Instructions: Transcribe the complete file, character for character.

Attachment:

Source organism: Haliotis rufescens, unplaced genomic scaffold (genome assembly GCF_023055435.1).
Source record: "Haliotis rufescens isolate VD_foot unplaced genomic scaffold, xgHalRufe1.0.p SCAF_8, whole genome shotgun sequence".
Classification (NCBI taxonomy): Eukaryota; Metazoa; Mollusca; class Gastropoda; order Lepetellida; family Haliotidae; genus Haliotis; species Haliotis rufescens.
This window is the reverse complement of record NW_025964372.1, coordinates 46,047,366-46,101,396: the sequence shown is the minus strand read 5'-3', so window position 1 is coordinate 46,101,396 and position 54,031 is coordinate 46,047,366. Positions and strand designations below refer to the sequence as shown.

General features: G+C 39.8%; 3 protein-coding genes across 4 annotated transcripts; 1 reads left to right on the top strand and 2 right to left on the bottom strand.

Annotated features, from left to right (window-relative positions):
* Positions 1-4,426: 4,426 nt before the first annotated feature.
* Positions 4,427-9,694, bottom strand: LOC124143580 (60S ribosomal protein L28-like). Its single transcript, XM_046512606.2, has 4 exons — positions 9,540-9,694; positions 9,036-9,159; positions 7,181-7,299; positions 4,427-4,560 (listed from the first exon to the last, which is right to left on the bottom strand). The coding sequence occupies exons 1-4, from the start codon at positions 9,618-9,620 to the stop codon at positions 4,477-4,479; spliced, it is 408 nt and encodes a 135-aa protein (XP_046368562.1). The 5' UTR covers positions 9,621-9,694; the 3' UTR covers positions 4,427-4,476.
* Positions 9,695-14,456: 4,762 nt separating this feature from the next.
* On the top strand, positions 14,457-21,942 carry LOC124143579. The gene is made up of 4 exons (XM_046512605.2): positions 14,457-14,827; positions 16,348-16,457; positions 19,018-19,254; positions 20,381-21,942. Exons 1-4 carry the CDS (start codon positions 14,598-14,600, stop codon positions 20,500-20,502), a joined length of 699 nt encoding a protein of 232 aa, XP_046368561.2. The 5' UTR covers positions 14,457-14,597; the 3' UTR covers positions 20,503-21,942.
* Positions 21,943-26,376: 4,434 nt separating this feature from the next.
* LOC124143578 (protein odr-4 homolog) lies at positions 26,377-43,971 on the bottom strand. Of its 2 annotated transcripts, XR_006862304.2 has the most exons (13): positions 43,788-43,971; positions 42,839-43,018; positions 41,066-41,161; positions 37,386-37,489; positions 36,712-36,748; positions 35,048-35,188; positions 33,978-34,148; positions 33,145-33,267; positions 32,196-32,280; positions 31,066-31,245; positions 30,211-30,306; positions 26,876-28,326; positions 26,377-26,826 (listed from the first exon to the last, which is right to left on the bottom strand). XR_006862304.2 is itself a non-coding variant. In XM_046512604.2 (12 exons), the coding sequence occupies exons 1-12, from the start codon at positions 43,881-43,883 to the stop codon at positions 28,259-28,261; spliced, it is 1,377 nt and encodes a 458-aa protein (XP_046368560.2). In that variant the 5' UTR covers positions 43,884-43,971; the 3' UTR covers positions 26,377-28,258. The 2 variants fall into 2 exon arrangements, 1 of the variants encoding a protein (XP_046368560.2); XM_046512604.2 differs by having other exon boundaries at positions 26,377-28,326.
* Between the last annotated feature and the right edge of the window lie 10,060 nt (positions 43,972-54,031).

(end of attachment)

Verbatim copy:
Source organism: Haliotis rufescens, unplaced genomic scaffold (genome assembly GCF_023055435.1).
Source record: "Haliotis rufescens isolate VD_foot unplaced genomic scaffold, xgHalRufe1.0.p SCAF_8, whole genome shotgun sequence".
Classification (NCBI taxonomy): Eukaryota; Metazoa; Mollusca; class Gastropoda; order Lepetellida; family Haliotidae; genus Haliotis; species Haliotis rufescens.
This window is the reverse complement of record NW_025964372.1, coordinates 46,047,366-46,101,396: the sequence shown is the minus strand read 5'-3', so window position 1 is coordinate 46,101,396 and position 54,031 is coordinate 46,047,366. Positions and strand designations below refer to the sequence as shown.

General features: G+C 39.8%; 3 protein-coding genes across 4 annotated transcripts; 1 reads left to right on the top strand and 2 right to left on the bottom strand.

Annotated features, from left to right (window-relative positions):
* Positions 1-4,426: 4,426 nt before the first annotated feature.
* Positions 4,427-9,694, bottom strand: LOC124143580 (60S ribosomal protein L28-like). Its single transcript, XM_046512606.2, has 4 exons — positions 9,540-9,694; positions 9,036-9,159; positions 7,181-7,299; positions 4,427-4,560 (listed from the first exon to the last, which is right to left on the bottom strand). The coding sequence occupies exons 1-4, from the start codon at positions 9,618-9,620 to the stop codon at positions 4,477-4,479; spliced, it is 408 nt and encodes a 135-aa protein (XP_046368562.1). The 5' UTR covers positions 9,621-9,694; the 3' UTR covers positions 4,427-4,476.
* Positions 9,695-14,456: 4,762 nt separating this feature from the next.
* On the top strand, positions 14,457-21,942 carry LOC124143579. The gene is made up of 4 exons (XM_046512605.2): positions 14,457-14,827; positions 16,348-16,457; positions 19,018-19,254; positions 20,381-21,942. Exons 1-4 carry the CDS (start codon positions 14,598-14,600, stop codon positions 20,500-20,502), a joined length of 699 nt encoding a protein of 232 aa, XP_046368561.2. The 5' UTR covers positions 14,457-14,597; the 3' UTR covers positions 20,503-21,942.
* Positions 21,943-26,376: 4,434 nt separating this feature from the next.
* LOC124143578 (protein odr-4 homolog) lies at positions 26,377-43,971 on the bottom strand. Of its 2 annotated transcripts, XR_006862304.2 has the most exons (13): positions 43,788-43,971; positions 42,839-43,018; positions 41,066-41,161; positions 37,386-37,489; positions 36,712-36,748; positions 35,048-35,188; positions 33,978-34,148; positions 33,145-33,267; positions 32,196-32,280; positions 31,066-31,245; positions 30,211-30,306; positions 26,876-28,326; positions 26,377-26,826 (listed from the first exon to the last, which is right to left on the bottom strand). XR_006862304.2 is itself a non-coding variant. In XM_046512604.2 (12 exons), the coding sequence occupies exons 1-12, from the start codon at positions 43,881-43,883 to the stop codon at positions 28,259-28,261; spliced, it is 1,377 nt and encodes a 458-aa protein (XP_046368560.2). In that variant the 5' UTR covers positions 43,884-43,971; the 3' UTR covers positions 26,377-28,258. The 2 variants fall into 2 exon arrangements, 1 of the variants encoding a protein (XP_046368560.2); XM_046512604.2 differs by having other exon boundaries at positions 26,377-28,326.
* Between the last annotated feature and the right edge of the window lie 10,060 nt (positions 43,972-54,031).